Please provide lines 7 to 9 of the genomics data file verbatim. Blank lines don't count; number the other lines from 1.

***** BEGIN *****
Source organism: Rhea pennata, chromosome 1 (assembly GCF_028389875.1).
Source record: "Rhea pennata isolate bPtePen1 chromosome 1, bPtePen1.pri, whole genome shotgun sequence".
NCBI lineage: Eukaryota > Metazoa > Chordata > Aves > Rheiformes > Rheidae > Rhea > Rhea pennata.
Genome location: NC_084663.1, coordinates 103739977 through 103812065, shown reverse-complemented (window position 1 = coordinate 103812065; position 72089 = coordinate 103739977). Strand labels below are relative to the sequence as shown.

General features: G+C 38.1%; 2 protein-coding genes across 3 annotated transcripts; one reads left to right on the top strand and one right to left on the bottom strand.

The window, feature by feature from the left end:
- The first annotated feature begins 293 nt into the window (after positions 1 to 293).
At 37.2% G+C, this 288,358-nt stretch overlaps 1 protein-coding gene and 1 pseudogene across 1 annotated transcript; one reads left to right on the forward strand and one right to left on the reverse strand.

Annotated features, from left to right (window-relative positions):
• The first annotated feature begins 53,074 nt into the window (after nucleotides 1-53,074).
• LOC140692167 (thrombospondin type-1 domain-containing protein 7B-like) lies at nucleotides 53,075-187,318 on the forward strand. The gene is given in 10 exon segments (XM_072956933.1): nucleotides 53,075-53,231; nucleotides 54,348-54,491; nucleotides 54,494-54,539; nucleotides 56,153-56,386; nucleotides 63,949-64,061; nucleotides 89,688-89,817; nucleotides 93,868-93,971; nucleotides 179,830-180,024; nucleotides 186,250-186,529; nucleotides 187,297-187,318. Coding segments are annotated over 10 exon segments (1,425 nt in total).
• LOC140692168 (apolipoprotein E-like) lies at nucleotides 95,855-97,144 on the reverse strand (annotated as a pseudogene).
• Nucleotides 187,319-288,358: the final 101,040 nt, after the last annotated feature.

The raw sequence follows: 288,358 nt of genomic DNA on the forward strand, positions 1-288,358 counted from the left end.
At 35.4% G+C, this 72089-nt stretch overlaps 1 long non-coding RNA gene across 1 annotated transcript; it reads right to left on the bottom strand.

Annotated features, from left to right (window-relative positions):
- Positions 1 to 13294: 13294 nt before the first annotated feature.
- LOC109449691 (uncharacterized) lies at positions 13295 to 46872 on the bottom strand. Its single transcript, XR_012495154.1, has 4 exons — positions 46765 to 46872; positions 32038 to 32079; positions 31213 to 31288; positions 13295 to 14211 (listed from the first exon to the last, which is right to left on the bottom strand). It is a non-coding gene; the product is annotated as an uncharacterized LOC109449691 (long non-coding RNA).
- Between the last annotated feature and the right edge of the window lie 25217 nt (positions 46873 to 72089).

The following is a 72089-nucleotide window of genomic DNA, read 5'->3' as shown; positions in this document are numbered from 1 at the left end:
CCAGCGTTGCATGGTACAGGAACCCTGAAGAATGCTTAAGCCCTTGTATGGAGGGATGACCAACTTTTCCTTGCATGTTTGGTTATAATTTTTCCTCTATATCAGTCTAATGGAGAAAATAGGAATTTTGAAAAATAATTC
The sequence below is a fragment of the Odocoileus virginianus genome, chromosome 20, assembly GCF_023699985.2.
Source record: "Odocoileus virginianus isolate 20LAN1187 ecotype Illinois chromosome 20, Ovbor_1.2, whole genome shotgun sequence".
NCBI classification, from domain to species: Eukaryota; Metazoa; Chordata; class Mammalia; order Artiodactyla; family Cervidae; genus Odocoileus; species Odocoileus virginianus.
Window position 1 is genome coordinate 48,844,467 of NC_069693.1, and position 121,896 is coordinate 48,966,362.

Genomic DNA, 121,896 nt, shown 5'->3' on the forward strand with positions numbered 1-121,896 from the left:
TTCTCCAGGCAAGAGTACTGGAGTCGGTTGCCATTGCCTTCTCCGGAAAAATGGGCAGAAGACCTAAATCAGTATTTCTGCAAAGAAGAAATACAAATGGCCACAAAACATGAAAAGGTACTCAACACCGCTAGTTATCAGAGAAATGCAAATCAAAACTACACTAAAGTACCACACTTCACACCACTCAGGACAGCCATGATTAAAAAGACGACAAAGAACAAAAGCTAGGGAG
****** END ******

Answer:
- The first annotated feature begins 293 nt into the window (after positions 1 to 293).
At 37.2% G+C, this 288,358-nt stretch overlaps 1 protein-coding gene and 1 pseudogene across 1 annotated transcript; one reads left to right on the forward strand and one right to left on the reverse strand.

Annotated features, from left to right (window-relative positions):